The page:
On one Windows 7 computer, we had to restart the computer with the keyboard plugged in to get it to be recognized, but on several other XP, Vista, and Win 7 computers, the keyboard was recognized without rebooting.
[nextpage title=”Using the Keyboard”]Although it is thin and light, this Rosewill RK-V1TP keyboard feels sturdy and well-made. The keys have a nice tactile feel and offer a slight “click” when they are pressed. All of the keys are full sized, making touch typing a breeze.
The keyboard has no dedicated number pad. As shown in Figure 6, you can use the Fn key along with the several other keys which have numbers marked in blue, to create a number pad. You can also use the Num Lock key on the top row as a toggle to turn the number keys on and off.
Since most desktop systems default in the BIOS to having the Num Lock key enabled, it took us a little extra thinking to realize that we needed to press the Num Lock key to get the keys in the numlock area to stop typing numbers. If Rosewill included a Quick Start Guide, this would be a good thing to state in the guide.
Since this keyboard was made to be used with a home theater system, we tried it out in that environment first. We have struggled in the past when using regular computer keyboards and mice to control a computer that was hooked up to the television on the other side of the room. Even when using wireless devices, the keyboards were always difficult to keep stable on your lap and it was always difficult to find a nearby surface for the mouse. The Rosewill RK-V1TP solved both of these problems. Because of its shape, the keyboard sits in a stable position on your lap, and the trackpad is right at your fingertips.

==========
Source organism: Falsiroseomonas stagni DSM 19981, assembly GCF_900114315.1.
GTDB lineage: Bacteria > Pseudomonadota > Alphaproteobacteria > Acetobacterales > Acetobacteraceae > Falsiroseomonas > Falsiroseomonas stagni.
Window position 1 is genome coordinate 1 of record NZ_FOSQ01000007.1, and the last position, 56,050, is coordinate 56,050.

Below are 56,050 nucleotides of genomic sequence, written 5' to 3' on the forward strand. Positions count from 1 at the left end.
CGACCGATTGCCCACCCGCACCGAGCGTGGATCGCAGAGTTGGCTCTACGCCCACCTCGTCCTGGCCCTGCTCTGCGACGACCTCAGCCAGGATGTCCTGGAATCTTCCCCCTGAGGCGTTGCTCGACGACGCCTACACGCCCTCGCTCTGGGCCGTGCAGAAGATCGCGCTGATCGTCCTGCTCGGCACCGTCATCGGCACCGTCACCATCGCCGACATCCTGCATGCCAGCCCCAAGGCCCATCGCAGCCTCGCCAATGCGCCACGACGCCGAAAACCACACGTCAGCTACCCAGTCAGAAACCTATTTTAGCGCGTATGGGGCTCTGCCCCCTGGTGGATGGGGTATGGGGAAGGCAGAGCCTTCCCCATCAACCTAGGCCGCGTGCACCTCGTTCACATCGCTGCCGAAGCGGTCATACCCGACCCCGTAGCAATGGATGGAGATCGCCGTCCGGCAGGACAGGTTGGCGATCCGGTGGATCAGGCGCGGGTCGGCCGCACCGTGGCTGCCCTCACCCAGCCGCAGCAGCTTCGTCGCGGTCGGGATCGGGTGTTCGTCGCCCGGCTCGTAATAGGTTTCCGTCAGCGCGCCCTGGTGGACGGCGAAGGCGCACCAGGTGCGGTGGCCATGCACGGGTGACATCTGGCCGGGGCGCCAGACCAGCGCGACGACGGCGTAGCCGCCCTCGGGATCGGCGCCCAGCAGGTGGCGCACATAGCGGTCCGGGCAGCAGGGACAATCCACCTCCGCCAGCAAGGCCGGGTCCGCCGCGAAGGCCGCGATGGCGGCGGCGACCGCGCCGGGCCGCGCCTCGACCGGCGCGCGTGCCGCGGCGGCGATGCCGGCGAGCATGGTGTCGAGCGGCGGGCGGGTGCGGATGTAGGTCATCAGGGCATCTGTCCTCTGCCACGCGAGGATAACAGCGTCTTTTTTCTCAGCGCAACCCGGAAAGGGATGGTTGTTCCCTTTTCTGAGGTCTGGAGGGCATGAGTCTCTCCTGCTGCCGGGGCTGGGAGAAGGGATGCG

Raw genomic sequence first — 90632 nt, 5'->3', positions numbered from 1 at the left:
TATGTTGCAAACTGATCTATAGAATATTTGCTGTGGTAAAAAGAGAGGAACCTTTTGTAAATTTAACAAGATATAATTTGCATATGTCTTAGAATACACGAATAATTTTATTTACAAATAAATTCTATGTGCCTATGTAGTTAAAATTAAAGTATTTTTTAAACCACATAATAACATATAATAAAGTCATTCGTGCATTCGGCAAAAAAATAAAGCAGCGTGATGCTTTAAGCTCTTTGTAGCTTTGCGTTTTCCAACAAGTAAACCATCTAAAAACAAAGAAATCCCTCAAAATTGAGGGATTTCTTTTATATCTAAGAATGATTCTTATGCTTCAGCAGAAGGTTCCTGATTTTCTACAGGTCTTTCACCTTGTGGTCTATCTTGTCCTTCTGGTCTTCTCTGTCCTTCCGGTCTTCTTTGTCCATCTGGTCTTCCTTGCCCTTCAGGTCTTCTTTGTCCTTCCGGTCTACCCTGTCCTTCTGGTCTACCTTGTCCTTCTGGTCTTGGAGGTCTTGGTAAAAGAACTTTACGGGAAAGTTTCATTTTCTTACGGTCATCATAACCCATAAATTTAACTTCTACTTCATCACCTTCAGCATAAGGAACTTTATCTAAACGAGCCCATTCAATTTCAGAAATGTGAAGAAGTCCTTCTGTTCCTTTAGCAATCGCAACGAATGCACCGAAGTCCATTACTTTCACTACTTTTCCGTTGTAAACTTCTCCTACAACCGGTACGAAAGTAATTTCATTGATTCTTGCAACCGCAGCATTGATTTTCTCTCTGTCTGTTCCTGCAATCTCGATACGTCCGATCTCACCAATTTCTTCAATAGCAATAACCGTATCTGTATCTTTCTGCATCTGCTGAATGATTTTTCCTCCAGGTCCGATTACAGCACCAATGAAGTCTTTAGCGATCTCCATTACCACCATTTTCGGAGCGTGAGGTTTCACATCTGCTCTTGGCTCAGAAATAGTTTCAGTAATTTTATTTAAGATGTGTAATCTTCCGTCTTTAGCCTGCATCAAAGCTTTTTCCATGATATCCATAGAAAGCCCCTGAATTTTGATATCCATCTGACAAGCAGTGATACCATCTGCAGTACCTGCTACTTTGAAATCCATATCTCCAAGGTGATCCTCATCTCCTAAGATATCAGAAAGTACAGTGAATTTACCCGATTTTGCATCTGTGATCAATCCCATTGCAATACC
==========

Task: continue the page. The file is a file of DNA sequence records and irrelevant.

You can also use finger gestures on the touchpad. So you can use the touchpad itself to click, right-click, drag, and scroll. These take a little getting used to, but once you get the hang of it, they are very useful.
The touchpad can be changed to be left-handed by altering the Mouse settings in Windows, but that seemed to be the only customization available. Although this keyboard has more specific buttons and shortcuts than most, it might still be nice to have one or two keys to customize.
[nextpage title=”Multimedia Functionality”]
The Rosewill RK-V1T has ten small round dedicated buttons with clearly marked icons indicating their use. As shown in Figure 7, on the left side of the touchpad are keys for the following functions:
- Media center
- Media layer
- 3D Flip
- Next track
- Previous track
On the right side of the touchpad are keys for:
- Volume up
- Volume down
These keys are all very useful when you are dealing with audio and video. We also found the inclusion of the 3D Flip button to be very useful.